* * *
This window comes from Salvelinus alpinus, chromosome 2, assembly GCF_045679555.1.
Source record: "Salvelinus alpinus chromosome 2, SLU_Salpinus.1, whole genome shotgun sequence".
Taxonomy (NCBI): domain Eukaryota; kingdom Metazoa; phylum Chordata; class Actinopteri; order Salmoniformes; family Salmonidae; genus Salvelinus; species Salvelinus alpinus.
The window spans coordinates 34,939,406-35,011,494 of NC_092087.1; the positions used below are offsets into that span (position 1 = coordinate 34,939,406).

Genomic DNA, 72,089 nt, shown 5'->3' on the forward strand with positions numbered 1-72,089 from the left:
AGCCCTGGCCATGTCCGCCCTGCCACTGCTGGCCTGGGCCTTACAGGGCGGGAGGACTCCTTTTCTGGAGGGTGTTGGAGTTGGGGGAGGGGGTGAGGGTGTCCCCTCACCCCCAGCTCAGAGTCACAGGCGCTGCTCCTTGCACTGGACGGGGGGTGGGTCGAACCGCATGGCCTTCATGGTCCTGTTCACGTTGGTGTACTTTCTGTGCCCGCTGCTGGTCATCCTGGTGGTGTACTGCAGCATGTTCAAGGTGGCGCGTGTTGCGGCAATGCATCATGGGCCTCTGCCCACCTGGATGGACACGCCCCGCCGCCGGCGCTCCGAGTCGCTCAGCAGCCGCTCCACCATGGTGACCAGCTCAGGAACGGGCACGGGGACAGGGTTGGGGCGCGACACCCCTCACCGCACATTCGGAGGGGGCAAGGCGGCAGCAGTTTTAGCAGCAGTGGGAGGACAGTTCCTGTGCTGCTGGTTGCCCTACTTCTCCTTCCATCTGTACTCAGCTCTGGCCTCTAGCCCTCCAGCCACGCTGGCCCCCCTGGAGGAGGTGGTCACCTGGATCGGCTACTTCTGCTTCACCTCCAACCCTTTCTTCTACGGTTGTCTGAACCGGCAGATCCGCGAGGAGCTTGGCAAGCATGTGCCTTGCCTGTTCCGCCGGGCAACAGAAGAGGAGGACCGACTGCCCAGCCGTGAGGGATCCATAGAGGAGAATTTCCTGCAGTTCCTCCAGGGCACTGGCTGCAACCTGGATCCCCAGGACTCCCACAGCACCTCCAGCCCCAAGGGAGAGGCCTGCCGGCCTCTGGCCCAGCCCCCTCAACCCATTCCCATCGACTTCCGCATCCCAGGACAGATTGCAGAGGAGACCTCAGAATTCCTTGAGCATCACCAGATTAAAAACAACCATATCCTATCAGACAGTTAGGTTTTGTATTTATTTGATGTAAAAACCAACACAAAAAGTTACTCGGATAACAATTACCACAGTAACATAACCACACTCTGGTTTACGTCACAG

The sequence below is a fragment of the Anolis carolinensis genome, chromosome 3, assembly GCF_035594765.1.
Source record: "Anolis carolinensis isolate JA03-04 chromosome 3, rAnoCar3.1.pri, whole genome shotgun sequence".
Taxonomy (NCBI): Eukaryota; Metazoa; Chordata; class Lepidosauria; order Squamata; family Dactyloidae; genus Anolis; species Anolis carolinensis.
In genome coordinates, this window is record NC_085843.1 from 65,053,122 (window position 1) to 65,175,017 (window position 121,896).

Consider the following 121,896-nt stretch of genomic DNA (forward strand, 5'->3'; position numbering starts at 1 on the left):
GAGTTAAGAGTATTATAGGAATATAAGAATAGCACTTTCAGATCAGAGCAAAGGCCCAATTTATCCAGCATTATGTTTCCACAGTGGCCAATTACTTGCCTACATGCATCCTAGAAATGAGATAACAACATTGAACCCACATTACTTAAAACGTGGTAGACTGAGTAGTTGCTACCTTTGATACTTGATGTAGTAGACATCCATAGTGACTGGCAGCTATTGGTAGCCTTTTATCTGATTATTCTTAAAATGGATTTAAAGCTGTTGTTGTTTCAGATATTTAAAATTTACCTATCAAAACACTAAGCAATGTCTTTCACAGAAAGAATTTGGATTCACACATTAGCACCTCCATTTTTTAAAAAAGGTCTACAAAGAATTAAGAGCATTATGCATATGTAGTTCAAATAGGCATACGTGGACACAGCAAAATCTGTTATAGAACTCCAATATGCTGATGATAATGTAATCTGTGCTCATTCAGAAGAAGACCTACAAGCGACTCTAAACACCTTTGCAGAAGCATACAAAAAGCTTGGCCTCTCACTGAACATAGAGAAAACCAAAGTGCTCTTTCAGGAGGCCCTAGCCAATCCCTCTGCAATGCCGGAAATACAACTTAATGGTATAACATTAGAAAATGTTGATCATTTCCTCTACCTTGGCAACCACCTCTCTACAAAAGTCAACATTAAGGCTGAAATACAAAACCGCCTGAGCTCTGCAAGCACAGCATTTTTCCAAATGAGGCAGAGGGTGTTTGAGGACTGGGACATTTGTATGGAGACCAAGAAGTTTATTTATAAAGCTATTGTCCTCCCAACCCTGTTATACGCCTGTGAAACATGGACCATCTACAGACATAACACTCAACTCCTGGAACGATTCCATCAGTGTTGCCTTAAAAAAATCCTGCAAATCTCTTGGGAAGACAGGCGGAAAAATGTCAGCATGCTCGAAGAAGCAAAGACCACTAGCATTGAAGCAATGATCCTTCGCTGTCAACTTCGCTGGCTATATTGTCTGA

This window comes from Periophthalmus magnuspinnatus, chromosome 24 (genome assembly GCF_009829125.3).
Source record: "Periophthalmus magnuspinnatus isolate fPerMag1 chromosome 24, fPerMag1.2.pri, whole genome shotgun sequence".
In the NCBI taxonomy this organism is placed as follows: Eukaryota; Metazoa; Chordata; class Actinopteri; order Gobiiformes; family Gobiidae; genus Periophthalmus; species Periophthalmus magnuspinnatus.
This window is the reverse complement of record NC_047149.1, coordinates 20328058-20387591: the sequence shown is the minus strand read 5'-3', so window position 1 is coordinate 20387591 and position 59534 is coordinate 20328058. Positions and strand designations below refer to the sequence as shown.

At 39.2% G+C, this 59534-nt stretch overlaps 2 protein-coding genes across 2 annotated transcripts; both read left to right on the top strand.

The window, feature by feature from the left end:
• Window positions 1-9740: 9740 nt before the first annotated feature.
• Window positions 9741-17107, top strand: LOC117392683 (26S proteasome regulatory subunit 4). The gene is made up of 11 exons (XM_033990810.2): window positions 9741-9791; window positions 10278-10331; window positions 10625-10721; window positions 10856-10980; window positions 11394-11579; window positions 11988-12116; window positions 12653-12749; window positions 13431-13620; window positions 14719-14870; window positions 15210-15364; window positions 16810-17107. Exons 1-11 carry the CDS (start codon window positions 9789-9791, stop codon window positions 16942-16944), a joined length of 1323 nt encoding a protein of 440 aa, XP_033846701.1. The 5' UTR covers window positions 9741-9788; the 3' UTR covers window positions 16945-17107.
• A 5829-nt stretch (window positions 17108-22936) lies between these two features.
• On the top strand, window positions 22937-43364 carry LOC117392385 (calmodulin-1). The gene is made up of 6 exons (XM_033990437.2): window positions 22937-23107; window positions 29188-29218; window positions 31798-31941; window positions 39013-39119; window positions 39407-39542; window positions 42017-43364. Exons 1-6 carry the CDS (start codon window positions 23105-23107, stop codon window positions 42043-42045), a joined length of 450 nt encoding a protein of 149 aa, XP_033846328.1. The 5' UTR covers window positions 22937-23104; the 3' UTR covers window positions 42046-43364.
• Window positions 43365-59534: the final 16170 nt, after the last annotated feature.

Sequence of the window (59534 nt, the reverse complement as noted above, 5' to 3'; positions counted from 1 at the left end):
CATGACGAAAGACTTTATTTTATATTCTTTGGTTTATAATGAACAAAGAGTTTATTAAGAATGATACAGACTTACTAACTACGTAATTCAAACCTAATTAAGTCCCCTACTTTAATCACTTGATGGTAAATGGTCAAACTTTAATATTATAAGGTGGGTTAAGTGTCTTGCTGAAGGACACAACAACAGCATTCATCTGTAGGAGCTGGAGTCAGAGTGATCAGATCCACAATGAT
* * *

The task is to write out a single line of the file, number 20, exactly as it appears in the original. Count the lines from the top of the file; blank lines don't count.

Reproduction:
• Window positions 9741-17107, top strand: LOC117392683 (26S proteasome regulatory subunit 4). The gene is made up of 11 exons (XM_033990810.2): window positions 9741-9791; window positions 10278-10331; window positions 10625-10721; window positions 10856-10980; window positions 11394-11579; window positions 11988-12116; window positions 12653-12749; window positions 13431-13620; window positions 14719-14870; window positions 15210-15364; window positions 16810-17107. Exons 1-11 carry the CDS (start codon window positions 9789-9791, stop codon window positions 16942-16944), a joined length of 1323 nt encoding a protein of 440 aa, XP_033846701.1. The 5' UTR covers window positions 9741-9788; the 3' UTR covers window positions 16945-17107.